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quaternions as orientation

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Anybody know how to use quaternions to orient a mesh in OpenGL?? It does not make sense to me how 3 imaginary numbers and a real number can represent the orientation of a mesh.

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First of all, they aren't three imaginary numbers and a real number. They're four real numbers which are used as a single four-dimensional complex number, just as two real numbers can be used as a single two-dimensional complex number.

Secondly, OpenGL does not use quaternions directly. To use quaternions with OpenGL, you generally convert them into rotation matrices.

Thirdly, if you're interested in knowing exactly how quaternions work, rather than just how you can use them, read this.

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What you suggest, (using quaternions to orient objects) seems more like a convention to me, rathen than an intuitive/straight forward approach.

Quaternions are used in rotations, because they can uniquely describe an axis (3-vector) and an amount of rotation around that axis. The only possible way I see, to determine an orientation from a quaternion, is *to make a convention* that the rotation axis should always represent the "look-at" axis of your object (this one is usually the local Z axis), and the remaining scalar part should represent the 'roll angle' of your object around that axis. This is enough information to uniquely describe an orientation in 3d space.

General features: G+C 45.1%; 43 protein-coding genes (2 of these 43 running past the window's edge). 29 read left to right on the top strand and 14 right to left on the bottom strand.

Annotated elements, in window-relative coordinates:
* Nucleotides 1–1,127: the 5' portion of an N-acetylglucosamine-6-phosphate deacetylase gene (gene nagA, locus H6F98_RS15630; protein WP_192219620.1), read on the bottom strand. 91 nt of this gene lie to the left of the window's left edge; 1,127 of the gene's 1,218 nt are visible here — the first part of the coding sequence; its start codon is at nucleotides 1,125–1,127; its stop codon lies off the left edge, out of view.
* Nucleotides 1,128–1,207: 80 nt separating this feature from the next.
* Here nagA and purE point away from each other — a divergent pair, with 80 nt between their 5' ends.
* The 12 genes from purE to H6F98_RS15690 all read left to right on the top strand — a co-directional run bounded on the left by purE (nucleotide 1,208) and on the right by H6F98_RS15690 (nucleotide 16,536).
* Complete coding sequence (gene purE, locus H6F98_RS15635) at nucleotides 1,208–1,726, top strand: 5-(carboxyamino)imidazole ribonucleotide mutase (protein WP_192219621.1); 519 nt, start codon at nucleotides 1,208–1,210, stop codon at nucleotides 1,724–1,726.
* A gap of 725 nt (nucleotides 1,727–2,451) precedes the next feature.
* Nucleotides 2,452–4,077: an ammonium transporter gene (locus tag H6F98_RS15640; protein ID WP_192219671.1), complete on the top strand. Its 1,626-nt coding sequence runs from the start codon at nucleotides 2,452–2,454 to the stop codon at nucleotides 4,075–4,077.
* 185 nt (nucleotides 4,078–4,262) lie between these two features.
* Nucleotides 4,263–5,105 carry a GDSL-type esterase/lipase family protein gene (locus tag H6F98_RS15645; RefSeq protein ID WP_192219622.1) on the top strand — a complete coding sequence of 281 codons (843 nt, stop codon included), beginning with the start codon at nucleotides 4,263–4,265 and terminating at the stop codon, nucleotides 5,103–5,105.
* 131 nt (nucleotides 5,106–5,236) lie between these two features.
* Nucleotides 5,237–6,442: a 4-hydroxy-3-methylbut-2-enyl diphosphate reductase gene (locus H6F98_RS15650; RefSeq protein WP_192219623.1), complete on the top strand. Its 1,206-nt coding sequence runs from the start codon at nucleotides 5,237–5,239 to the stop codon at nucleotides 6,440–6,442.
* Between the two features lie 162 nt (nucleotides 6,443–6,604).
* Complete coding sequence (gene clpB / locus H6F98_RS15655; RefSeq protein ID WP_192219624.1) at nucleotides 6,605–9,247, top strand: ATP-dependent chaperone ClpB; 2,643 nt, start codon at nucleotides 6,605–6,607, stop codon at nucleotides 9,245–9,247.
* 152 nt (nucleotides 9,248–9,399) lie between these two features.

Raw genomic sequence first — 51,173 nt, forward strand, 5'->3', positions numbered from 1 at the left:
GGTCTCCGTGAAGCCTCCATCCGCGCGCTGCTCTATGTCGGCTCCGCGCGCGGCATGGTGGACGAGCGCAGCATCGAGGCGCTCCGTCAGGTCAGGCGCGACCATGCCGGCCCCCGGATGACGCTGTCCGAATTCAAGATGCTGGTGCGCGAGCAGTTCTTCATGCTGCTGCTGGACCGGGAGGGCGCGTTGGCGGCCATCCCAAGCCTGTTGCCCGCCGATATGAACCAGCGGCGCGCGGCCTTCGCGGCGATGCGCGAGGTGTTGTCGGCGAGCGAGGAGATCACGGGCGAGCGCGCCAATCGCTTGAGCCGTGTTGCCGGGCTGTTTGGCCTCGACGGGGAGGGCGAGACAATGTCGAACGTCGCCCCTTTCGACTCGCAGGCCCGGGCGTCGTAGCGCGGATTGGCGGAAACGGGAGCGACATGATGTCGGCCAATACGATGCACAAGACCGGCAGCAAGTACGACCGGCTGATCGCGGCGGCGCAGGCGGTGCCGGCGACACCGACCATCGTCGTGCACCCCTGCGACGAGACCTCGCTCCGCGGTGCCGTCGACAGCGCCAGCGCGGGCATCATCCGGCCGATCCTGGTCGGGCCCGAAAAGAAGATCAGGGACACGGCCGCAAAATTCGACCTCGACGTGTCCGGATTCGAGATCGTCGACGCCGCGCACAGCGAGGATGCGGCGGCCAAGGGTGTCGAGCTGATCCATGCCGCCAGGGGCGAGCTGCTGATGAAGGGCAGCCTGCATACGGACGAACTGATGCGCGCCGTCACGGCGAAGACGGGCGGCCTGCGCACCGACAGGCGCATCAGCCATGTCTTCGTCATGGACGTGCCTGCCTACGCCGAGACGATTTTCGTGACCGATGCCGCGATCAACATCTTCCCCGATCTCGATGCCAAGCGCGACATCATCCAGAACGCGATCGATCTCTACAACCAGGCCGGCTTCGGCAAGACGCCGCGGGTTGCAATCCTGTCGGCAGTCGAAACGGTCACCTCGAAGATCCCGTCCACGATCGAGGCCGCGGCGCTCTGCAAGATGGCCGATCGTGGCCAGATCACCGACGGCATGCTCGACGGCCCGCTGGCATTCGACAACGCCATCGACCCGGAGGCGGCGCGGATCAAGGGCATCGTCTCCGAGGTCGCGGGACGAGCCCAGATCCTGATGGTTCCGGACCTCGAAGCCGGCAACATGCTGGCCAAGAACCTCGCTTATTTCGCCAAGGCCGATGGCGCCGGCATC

edit:
I'm tired of posting this, but you'll probably need it...

To convert the quaternion to a DCM matrix (orientation) do the following:
Define vectors: localX, localY, localZ to store the object's local axes
localZ = Normalize( quaternion rotation axis {x,y,z} );
localX = cross( localZ, 'unit world up vector' );
localY = cross( localZ, localX );

The orientation matrix will be the product: R*O,
where R is:
[ cos(w) -sin(w) 0 0 ]
[ sin(w) cos(w) 0 0 ]
[ 0 0 1 0 ]
[ 0 0 0 1 ]


and O is:
[ localX.x localY.x localZ.x 0 ]
[ localX.y localY.y localZ.y 0 ]
[ localX.z localY.z localZ.z 0 ]
[ 0 0 0 1 ]

This is the DCM matrix for your object.
If you are using a left-handed system, negate the results of the cross products, and if you work with row-vectors instead of columns, use the transpose of that product.

Btw, have you come across this in physics simulation? I've lately discovered that people often choose this approach, to describe the instantaneous axis of an object's rotation and the angle it has rotated by, with respect to its previous state, when solving for the specific time step.

[Edited by - someusername on January 1, 2006 9:36:18 PM]

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Quote:
Original post by Sneftel